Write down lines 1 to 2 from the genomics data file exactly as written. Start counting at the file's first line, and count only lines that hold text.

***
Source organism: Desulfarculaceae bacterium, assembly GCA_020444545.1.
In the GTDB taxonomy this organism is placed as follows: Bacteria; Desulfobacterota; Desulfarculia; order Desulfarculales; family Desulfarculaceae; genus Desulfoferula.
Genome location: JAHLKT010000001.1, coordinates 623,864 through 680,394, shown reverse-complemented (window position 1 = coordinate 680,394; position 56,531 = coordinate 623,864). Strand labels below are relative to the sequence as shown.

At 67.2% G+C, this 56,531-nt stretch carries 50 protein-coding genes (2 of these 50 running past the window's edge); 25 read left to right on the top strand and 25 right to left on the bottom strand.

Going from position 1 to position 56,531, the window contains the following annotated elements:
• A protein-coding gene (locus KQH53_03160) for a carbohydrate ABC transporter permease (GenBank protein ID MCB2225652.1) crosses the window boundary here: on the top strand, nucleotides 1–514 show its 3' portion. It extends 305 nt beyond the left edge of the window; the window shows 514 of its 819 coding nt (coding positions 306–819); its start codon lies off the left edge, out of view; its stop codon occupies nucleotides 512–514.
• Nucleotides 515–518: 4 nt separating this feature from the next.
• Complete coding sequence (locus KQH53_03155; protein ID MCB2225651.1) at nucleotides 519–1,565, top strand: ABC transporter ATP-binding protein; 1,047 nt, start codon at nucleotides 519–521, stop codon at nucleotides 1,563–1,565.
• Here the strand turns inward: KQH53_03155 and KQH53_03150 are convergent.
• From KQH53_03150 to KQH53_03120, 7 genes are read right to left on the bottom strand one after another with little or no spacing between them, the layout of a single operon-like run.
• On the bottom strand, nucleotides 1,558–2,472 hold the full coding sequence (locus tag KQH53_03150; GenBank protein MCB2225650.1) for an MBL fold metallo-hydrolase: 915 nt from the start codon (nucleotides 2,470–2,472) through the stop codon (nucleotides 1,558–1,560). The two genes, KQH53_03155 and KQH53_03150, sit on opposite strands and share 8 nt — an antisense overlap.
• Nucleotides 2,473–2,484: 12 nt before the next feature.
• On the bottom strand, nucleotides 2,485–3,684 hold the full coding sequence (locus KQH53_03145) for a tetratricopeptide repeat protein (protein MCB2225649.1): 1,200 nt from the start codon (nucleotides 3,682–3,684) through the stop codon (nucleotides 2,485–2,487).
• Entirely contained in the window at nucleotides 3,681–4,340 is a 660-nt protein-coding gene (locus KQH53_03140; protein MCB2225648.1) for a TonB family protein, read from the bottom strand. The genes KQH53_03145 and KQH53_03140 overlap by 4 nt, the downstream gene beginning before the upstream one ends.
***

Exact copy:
Source organism: Desulfarculaceae bacterium, assembly GCA_020444545.1.
In the GTDB taxonomy this organism is placed as follows: Bacteria; Desulfobacterota; Desulfarculia; order Desulfarculales; family Desulfarculaceae; genus Desulfoferula.